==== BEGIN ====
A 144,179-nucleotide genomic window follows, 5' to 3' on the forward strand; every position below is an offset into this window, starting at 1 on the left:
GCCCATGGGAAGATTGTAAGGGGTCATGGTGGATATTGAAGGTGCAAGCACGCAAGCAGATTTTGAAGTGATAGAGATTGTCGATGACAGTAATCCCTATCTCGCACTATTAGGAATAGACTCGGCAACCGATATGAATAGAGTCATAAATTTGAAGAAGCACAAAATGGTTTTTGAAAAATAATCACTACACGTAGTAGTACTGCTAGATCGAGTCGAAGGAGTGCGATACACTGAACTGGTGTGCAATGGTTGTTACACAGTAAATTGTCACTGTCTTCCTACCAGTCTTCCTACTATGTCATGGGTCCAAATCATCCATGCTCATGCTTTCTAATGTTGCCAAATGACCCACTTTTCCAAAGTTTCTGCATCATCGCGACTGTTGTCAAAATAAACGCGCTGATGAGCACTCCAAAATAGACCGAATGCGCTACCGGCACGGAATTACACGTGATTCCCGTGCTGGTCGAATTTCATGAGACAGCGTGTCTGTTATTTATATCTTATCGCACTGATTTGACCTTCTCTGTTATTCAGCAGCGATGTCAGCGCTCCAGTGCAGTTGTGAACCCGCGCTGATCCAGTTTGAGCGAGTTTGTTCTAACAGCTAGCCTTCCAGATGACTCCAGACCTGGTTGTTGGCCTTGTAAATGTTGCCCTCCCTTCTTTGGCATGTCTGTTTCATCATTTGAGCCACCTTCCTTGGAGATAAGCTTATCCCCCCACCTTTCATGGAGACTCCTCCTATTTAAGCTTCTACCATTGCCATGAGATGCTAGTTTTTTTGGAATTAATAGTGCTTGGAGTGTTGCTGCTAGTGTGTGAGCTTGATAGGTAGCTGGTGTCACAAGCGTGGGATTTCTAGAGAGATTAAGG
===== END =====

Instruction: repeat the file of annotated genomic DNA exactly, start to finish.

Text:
A 144,179-nucleotide genomic window follows, 5' to 3' on the forward strand; every position below is an offset into this window, starting at 1 on the left:
GCCCATGGGAAGATTGTAAGGGGTCATGGTGGATATTGAAGGTGCAAGCACGCAAGCAGATTTTGAAGTGATAGAGATTGTCGATGACAGTAATCCCTATCTCGCACTATTAGGAATAGACTCGGCAACCGATATGAATAGAGTCATAAATTTGAAGAAGCACAAAATGGTTTTTGAAAAATAATCACTACACGTAGTAGTACTGCTAGATCGAGTCGAAGGAGTGCGATACACTGAACTGGTGTGCAATGGTTGTTACACAGTAAATTGTCACTGTCTTCCTACCAGTCTTCCTACTATGTCATGGGTCCAAATCATCCATGCTCATGCTTTCTAATGTTGCCAAATGACCCACTTTTCCAAAGTTTCTGCATCATCGCGACTGTTGTCAAAATAAACGCGCTGATGAGCACTCCAAAATAGACCGAATGCGCTACCGGCACGGAATTACACGTGATTCCCGTGCTGGTCGAATTTCATGAGACAGCGTGTCTGTTATTTATATCTTATCGCACTGATTTGACCTTCTCTGTTATTCAGCAGCGATGTCAGCGCTCCAGTGCAGTTGTGAACCCGCGCTGATCCAGTTTGAGCGAGTTTGTTCTAACAGCTAGCCTTCCAGATGACTCCAGACCTGGTTGTTGGCCTTGTAAATGTTGCCCTCCCTTCTTTGGCATGTCTGTTTCATCATTTGAGCCACCTTCCTTGGAGATAAGCTTATCCCCCCACCTTTCATGGAGACTCCTCCTATTTAAGCTTCTACCATTGCCATGAGATGCTAGTTTTTTTGGAATTAATAGTGCTTGGAGTGTTGCTGCTAGTGTGTGAGCTTGATAGGTAGCTGGTGTCACAAGCGTGGGATTTCTAGAGAGATTAAGG